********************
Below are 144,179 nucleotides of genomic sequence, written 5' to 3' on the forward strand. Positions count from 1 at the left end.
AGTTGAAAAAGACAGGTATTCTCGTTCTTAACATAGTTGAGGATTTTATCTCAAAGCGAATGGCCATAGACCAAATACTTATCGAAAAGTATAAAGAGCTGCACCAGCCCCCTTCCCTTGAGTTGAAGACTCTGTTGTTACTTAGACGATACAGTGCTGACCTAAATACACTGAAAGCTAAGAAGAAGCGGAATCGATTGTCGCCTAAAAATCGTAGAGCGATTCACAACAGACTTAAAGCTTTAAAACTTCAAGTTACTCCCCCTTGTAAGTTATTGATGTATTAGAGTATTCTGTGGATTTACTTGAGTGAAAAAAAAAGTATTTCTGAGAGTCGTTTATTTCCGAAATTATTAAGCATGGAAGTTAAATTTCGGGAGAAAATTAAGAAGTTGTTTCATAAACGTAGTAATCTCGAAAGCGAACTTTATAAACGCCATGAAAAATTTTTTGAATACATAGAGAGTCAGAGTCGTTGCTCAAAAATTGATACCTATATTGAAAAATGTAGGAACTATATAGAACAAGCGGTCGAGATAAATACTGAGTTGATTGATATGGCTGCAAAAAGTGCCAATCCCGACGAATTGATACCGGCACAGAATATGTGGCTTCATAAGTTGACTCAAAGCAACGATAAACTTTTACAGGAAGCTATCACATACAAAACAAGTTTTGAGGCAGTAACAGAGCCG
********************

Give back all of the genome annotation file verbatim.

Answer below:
Below are 144,179 nucleotides of genomic sequence, written 5' to 3' on the forward strand. Positions count from 1 at the left end.
AGTTGAAAAAGACAGGTATTCTCGTTCTTAACATAGTTGAGGATTTTATCTCAAAGCGAATGGCCATAGACCAAATACTTATCGAAAAGTATAAAGAGCTGCACCAGCCCCCTTCCCTTGAGTTGAAGACTCTGTTGTTACTTAGACGATACAGTGCTGACCTAAATACACTGAAAGCTAAGAAGAAGCGGAATCGATTGTCGCCTAAAAATCGTAGAGCGATTCACAACAGACTTAAAGCTTTAAAACTTCAAGTTACTCCCCCTTGTAAGTTATTGATGTATTAGAGTATTCTGTGGATTTACTTGAGTGAAAAAAAAAGTATTTCTGAGAGTCGTTTATTTCCGAAATTATTAAGCATGGAAGTTAAATTTCGGGAGAAAATTAAGAAGTTGTTTCATAAACGTAGTAATCTCGAAAGCGAACTTTATAAACGCCATGAAAAATTTTTTGAATACATAGAGAGTCAGAGTCGTTGCTCAAAAATTGATACCTATATTGAAAAATGTAGGAACTATATAGAACAAGCGGTCGAGATAAATACTGAGTTGATTGATATGGCTGCAAAAAGTGCCAATCCCGACGAATTGATACCGGCACAGAATATGTGGCTTCATAAGTTGACTCAAAGCAACGATAAACTTTTACAGGAAGCTATCACATACAAAACAAGTTTTGAGGCAGTAACAGAGCCG